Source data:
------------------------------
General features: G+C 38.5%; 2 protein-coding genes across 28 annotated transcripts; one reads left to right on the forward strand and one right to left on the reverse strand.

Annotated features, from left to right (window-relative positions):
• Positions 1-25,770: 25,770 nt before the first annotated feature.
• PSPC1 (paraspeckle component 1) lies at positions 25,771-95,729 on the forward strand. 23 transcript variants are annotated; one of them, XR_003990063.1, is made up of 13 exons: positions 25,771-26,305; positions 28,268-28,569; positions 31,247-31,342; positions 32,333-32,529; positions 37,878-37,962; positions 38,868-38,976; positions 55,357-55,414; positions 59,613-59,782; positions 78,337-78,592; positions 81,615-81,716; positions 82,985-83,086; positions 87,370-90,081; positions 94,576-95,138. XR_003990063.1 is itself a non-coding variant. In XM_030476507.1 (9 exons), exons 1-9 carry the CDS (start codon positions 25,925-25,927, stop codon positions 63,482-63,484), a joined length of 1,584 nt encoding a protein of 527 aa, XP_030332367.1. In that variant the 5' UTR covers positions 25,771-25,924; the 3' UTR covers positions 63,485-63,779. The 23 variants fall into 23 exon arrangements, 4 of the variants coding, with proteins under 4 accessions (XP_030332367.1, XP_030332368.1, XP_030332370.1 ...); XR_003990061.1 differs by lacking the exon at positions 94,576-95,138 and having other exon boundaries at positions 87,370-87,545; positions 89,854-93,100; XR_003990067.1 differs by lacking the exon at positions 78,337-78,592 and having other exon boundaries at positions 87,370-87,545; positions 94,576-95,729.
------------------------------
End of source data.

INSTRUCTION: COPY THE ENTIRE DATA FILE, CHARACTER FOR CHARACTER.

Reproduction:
General features: G+C 38.5%; 2 protein-coding genes across 28 annotated transcripts; one reads left to right on the forward strand and one right to left on the reverse strand.

Annotated features, from left to right (window-relative positions):
• Positions 1-25,770: 25,770 nt before the first annotated feature.
• PSPC1 (paraspeckle component 1) lies at positions 25,771-95,729 on the forward strand. 23 transcript variants are annotated; one of them, XR_003990063.1, is made up of 13 exons: positions 25,771-26,305; positions 28,268-28,569; positions 31,247-31,342; positions 32,333-32,529; positions 37,878-37,962; positions 38,868-38,976; positions 55,357-55,414; positions 59,613-59,782; positions 78,337-78,592; positions 81,615-81,716; positions 82,985-83,086; positions 87,370-90,081; positions 94,576-95,138. XR_003990063.1 is itself a non-coding variant. In XM_030476507.1 (9 exons), exons 1-9 carry the CDS (start codon positions 25,925-25,927, stop codon positions 63,482-63,484), a joined length of 1,584 nt encoding a protein of 527 aa, XP_030332367.1. In that variant the 5' UTR covers positions 25,771-25,924; the 3' UTR covers positions 63,485-63,779. The 23 variants fall into 23 exon arrangements, 4 of the variants coding, with proteins under 4 accessions (XP_030332367.1, XP_030332368.1, XP_030332370.1 ...); XR_003990061.1 differs by lacking the exon at positions 94,576-95,138 and having other exon boundaries at positions 87,370-87,545; positions 89,854-93,100; XR_003990067.1 differs by lacking the exon at positions 78,337-78,592 and having other exon boundaries at positions 87,370-87,545; positions 94,576-95,729.